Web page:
As cars become increasingly computerized, it's hard to ignore that, like your home computer, it's a target for hackers all around the world. Chinese computer security conference SyScan recently promised a $10,000 reward to anyone who had the skills to hack into Tesla Motors' [NSDQ:TSLA] Model S electric car—and one of the contest's sponsors has already shown it can be done.
As Forbes reports, Chinese internet security company Qihoo has announced that it's found ways to remotely control aspects of the Model S, even while the car is in motion. The company has posted screenshots showing several vital functions of the car disabled—such as the ABS and traction control—while the company also "discovered ways to remotely control the car’s lock, horn and flashing lights."
The move could be simply a PR stunt for Qihoo, which is quickly expanding and has even recently invested in a Silicon Valley startup. Forbes suggests that it's a way of scaring Tesla CEO Elon Musk into doing business with Qihoo. This highlights one of the benefits of an otherwise disturbing-sounding pursuit: that those with the ability to hack into otherwise secure systems also have the expertise to make them even safer. The flip-side to this is that Qihoo has previously been accused of theft of users' information, and blocking and uninstalling software on computers using its anti-virus software—so whether you'd want such a company controlling the security of your cars is another matter.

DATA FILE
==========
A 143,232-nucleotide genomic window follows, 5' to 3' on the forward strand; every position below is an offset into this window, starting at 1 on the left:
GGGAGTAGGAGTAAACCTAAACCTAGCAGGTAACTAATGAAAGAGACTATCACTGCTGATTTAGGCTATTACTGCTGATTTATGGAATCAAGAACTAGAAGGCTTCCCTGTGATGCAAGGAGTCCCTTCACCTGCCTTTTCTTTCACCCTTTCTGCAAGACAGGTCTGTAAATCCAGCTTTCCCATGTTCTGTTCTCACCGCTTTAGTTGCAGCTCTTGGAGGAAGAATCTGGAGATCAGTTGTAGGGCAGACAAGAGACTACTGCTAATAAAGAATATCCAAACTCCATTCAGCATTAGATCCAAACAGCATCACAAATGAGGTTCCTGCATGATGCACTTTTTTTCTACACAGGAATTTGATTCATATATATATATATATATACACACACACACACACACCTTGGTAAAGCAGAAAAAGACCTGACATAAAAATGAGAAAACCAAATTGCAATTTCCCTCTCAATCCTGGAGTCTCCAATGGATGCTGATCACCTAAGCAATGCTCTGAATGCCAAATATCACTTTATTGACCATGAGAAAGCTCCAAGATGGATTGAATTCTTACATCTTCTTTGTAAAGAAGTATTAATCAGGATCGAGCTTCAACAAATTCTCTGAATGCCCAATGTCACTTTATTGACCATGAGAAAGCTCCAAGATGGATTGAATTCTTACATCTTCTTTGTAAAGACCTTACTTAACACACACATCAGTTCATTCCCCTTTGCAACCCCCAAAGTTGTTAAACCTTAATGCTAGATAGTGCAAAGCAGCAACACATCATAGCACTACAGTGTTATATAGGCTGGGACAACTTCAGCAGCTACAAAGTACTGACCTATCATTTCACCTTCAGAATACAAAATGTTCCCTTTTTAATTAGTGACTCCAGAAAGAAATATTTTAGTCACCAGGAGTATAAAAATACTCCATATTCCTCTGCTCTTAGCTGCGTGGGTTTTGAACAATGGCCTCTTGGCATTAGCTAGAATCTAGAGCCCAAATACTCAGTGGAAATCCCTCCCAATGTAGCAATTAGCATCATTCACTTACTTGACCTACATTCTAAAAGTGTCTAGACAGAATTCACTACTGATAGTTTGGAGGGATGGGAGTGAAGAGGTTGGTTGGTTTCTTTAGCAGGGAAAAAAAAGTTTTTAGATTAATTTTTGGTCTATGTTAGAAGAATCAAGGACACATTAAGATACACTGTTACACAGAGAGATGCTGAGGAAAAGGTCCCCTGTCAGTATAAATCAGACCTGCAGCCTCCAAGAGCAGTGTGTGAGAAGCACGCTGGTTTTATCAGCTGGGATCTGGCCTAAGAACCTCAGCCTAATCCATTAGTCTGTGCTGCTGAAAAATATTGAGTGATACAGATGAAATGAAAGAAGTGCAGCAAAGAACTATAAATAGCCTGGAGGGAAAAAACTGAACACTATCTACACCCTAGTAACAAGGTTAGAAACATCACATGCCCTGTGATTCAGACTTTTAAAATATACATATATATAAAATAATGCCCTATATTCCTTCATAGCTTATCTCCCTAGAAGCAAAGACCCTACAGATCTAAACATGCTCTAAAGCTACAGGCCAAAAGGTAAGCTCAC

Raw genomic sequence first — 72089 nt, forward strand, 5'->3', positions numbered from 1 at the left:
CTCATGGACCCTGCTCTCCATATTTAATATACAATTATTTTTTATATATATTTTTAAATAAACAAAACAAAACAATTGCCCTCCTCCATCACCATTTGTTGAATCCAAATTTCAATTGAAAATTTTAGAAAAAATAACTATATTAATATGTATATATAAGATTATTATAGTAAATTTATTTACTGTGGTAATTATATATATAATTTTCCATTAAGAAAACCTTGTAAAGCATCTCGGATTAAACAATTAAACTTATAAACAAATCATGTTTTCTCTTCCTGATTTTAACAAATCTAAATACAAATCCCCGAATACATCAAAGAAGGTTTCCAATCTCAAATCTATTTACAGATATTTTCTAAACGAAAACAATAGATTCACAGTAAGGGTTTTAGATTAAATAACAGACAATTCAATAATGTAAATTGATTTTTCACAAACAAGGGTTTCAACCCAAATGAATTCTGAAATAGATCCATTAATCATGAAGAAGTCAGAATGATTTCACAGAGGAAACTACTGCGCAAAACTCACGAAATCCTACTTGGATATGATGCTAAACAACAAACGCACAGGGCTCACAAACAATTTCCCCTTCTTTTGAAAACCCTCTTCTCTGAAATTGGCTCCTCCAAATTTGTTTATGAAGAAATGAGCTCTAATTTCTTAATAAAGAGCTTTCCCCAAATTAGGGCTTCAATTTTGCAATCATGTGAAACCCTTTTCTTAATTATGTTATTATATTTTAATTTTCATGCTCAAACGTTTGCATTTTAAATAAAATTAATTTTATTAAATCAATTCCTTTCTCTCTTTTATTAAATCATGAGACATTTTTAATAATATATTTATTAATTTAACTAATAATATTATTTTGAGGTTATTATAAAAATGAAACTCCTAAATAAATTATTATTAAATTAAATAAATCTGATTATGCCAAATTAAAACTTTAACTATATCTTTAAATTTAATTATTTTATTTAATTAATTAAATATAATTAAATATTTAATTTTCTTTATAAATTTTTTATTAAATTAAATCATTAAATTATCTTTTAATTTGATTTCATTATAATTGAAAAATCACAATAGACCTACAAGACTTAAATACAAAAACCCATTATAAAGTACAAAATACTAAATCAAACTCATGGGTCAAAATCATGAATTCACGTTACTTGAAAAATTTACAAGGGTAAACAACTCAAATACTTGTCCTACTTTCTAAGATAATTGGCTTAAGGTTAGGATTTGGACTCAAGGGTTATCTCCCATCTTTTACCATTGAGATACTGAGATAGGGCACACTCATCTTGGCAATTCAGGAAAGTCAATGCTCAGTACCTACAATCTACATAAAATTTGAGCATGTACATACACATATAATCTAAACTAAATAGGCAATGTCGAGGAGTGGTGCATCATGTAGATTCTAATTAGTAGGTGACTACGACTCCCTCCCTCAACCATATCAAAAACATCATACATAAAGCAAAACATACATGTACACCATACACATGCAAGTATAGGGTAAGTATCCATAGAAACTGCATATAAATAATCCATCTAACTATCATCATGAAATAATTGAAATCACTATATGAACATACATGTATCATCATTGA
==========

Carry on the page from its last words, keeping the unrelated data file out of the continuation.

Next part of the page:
As for the competition's hacking prize, that has already been claimed—to a degree. A team from ZheJiang University managed to pop all the doors open on the Model S, taking a small prize fund—but the $10,000 prize remained unclaimed, as the team failed to take control of the car's electric drive system. That suggests at least some aspects of the car are secure—for now—but as Bloomberg reports, Tesla is keen for those who do find vulnerabilities to pass them on to the company. "We hope that the security researchers will act responsibly and in good faith," said Tesla.